Homeless and Alienated in Samuel Beckett's Waiting for Godot Essay

Homeless and Alienated in Samuel Beckett's Waiting for Godot Essay

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Homeless and Alienated in Waiting For Godot

 
Jean-Paul Sartre (1957) once said "Man is condemned to be free; because, once thrown into the world, he is responsible for everything he does." (23) Whether this is good or bad is not an issue, whereas the implications derived from this are profound. Life, in this case, has no fixed purpose, and we are free to give it one; perhaps it is more appropriate to say that we are condemned to give it one, instead. One look at today's western modernized society makes it seem as if we strive to learn about everything and invent the ultimate tool to carry out all conceivable tasks for us (however artificial the task may be.) Writers, like Albert Camus, describe how waiting, or more generally, boredom, causes the individual to put serious effort into thought of questions regarding one's identity. It is easily seen, thus, that with the way our society has developed, it was inevitable that things like the existential philosophical movement and the literary absurdist movement would emerge from an era of modernism.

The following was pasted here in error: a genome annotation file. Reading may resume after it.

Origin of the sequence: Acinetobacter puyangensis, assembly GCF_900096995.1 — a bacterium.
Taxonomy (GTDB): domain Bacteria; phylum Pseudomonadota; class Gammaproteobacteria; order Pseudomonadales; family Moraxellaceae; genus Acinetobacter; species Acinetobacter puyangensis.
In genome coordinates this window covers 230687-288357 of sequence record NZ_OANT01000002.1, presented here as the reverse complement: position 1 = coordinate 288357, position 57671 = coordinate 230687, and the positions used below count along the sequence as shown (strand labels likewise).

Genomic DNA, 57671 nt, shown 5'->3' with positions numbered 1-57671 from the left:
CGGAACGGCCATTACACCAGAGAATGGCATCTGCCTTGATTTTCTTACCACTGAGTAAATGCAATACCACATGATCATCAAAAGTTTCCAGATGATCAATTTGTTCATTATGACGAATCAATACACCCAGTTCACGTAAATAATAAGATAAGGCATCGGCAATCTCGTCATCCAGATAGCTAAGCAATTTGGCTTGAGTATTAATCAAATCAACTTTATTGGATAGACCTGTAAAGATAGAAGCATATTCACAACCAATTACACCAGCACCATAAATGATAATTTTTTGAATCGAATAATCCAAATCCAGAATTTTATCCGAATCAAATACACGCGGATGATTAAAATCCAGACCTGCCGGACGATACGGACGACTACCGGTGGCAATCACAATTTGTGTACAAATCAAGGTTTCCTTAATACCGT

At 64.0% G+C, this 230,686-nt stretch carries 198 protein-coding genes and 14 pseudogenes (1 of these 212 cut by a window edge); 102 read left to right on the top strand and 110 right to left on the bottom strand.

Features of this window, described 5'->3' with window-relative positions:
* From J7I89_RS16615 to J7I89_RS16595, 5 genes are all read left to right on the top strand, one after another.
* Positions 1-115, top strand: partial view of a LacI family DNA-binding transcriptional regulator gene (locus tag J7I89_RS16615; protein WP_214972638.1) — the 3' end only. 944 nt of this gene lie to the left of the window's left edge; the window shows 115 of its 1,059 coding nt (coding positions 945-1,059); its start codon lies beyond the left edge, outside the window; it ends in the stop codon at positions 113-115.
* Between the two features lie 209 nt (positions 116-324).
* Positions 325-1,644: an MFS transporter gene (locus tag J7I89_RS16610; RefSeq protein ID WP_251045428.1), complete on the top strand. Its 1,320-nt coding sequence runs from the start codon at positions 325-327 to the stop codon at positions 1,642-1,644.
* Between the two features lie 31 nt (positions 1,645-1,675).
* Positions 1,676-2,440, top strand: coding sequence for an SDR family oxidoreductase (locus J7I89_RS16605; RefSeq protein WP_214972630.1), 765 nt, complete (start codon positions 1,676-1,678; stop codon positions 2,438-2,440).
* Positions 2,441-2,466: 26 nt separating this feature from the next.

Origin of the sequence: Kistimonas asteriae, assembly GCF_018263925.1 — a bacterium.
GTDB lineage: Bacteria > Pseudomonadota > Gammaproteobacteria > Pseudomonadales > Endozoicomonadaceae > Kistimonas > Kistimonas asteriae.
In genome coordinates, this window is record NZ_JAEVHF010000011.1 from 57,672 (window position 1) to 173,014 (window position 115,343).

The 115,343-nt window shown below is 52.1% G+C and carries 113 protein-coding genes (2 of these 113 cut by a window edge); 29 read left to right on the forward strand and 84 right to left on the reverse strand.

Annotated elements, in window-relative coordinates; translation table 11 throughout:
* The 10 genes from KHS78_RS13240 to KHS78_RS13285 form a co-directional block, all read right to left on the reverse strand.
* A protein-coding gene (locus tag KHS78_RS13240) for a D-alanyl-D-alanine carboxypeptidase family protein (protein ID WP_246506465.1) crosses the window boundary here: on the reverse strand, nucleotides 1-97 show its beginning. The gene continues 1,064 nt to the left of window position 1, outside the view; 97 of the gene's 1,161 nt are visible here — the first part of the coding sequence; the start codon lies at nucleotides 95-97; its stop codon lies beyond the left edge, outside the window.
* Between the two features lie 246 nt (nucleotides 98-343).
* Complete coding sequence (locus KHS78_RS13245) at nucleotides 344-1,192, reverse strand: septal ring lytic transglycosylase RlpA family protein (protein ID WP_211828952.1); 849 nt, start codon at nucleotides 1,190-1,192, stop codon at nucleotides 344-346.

Perhaps one of the more famous absurdists was the 1969 Nobel Literature Prize winner, Samuel Beckett. His most popular play, 'Waiting For Godot,' is easily classified as an absurdist work by its properties, or lack thereof, as pointed out in a 1955 review of the play:

"Beckett defies every known law of playwriting, his play is about nothing... Each Act is interrupted by a big bully and a fool he keeps on a chain... That is all. There is no climax, no sense of anticipation and the situation becomes obvious in the first five minutes." (Barker, qtd. In Butler 22)

This reviewer naively added "I think that people are wrong in trying to read a philosophy i...


... middle of paper ...


... us aside, making us feel homeless and alienated no matter where we are or try to go, "For reasons unknown."

Works Cited:

Astro, Alan (1990). Understanding Samuel Beckett. Columbia: University of South Carolina Press.

Beckett, Samuel (1954). Waiting for Godot. New York: Grove Press.

Beckett, Samuel (1958). Endgame. New York: Grove Press.

Beckett, Samuel (1974). First Love and Other Shorts. New York: Grove Press.

Butler, L. St. J. (ed.) (1993) Critical Essays on Samuel Beckett. Brookfield: Scolar Press.

Jeffares, A. N., & Bushrui, S (Eds.). (1981) York Notes on Waiting for Godot. London: York Press.

Sartre, Jean-Paul (1957). Existentialism and Human Emotions. New Jersey: Citadel Press, Inc.

Sartre, Jean-Paul (1946). No Exit and Three Other Plays (Vintage 1989)

Webster Online Dictionary, (1986) Formatted 1994.

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